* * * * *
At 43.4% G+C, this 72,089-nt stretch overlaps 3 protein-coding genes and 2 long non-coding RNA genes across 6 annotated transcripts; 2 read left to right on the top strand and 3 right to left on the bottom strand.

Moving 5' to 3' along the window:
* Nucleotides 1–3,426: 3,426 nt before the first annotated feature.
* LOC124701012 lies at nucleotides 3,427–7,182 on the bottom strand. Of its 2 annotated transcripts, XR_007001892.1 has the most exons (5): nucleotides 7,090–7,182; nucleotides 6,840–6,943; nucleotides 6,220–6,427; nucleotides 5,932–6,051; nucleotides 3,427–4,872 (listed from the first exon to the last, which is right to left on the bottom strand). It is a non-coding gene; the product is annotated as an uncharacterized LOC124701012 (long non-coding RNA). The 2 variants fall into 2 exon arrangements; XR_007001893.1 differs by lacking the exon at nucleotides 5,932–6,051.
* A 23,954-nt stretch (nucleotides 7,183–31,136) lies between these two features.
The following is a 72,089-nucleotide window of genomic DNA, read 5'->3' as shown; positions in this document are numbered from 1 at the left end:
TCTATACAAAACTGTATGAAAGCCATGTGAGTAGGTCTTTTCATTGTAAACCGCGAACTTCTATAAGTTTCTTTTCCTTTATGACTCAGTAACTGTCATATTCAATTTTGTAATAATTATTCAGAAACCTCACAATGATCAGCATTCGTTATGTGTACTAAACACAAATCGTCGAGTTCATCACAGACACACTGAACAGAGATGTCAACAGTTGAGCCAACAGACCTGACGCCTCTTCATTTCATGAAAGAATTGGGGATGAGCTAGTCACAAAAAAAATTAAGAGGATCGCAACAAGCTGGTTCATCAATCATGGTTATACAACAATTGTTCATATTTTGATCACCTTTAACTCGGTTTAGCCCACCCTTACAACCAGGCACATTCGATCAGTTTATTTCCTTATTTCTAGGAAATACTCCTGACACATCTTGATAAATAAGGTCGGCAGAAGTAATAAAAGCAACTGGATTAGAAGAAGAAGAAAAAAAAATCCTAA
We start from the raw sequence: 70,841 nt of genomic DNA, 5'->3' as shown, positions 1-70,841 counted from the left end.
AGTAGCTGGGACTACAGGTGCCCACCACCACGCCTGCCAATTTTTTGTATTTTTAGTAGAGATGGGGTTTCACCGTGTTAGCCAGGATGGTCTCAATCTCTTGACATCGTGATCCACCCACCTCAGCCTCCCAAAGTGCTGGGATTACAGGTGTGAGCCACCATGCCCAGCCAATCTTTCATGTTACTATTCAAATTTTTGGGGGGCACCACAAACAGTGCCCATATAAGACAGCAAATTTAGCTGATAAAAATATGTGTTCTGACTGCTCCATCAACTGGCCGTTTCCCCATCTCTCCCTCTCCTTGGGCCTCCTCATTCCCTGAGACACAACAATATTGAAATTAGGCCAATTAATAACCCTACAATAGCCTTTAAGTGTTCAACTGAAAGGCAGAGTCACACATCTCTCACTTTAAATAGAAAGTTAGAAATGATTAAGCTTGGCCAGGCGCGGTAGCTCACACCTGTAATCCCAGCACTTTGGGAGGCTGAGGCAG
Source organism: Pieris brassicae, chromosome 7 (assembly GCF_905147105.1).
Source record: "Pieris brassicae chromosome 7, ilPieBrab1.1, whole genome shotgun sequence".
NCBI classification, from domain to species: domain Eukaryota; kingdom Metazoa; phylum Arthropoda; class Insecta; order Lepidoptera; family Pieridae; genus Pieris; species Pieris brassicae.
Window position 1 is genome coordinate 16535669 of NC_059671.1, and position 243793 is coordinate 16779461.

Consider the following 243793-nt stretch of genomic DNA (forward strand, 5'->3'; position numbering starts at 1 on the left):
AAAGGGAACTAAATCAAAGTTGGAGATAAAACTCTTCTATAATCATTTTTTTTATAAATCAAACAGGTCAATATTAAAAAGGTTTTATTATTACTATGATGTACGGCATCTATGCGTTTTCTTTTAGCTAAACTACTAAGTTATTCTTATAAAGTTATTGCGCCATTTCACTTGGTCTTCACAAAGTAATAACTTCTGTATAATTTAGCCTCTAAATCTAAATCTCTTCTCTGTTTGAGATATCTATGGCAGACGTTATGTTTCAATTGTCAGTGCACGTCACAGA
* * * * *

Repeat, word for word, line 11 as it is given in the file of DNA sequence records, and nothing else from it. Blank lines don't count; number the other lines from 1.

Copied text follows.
Source record: "Pieris brassicae chromosome 7, ilPieBrab1.1, whole genome shotgun sequence".